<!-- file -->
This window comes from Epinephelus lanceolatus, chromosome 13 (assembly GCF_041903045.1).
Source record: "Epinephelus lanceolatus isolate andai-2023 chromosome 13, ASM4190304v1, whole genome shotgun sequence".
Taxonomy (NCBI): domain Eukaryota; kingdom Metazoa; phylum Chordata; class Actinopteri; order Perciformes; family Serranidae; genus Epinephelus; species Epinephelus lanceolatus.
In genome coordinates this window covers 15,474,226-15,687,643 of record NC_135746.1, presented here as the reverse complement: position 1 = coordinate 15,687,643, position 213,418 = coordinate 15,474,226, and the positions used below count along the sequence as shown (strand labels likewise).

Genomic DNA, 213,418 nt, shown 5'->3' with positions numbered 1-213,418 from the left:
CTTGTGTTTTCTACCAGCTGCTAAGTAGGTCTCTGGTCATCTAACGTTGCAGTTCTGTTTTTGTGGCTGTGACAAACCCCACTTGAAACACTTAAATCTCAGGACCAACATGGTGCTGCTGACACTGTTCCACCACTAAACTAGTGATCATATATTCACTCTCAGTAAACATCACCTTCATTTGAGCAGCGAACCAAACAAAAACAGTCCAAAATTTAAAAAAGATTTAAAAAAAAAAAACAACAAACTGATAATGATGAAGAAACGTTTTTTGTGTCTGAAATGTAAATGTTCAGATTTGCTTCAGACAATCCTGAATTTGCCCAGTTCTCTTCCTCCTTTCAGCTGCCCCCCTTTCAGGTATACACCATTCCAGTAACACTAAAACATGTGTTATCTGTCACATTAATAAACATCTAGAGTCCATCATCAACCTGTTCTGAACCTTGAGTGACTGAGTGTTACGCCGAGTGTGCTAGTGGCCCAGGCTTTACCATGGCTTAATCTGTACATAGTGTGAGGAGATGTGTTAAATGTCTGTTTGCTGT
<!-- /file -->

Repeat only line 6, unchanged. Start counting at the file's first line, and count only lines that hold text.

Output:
CTTGTGTTTTCTACCAGCTGCTAAGTAGGTCTCTGGTCATCTAACGTTGCAGTTCTGTTTTTGTGGCTGTGACAAACCCCACTTGAAACACTTAAATCTCAGGACCAACATGGTGCTGCTGACACTGTTCCACCACTAAACTAGTGATCATATATTCACTCTCAGTAAACATCACCTTCATTTGAGCAGCGAACCAAACAAAAACAGTCCAAAATTTAAAAAAGATTTAAAAAAAAAAAACAACAAACTGATAATGATGAAGAAACGTTTTTTGTGTCTGAAATGTAAATGTTCAGATTTGCTTCAGACAATCCTGAATTTGCCCAGTTCTCTTCCTCCTTTCAGCTGCCCCCCTTTCAGGTATACACCATTCCAGTAACACTAAAACATGTGTTATCTGTCACATTAATAAACATCTAGAGTCCATCATCAACCTGTTCTGAACCTTGAGTGACTGAGTGTTACGCCGAGTGTGCTAGTGGCCCAGGCTTTACCATGGCTTAATCTGTACATAGTGTGAGGAGATGTGTTAAATGTCTGTTTGCTGT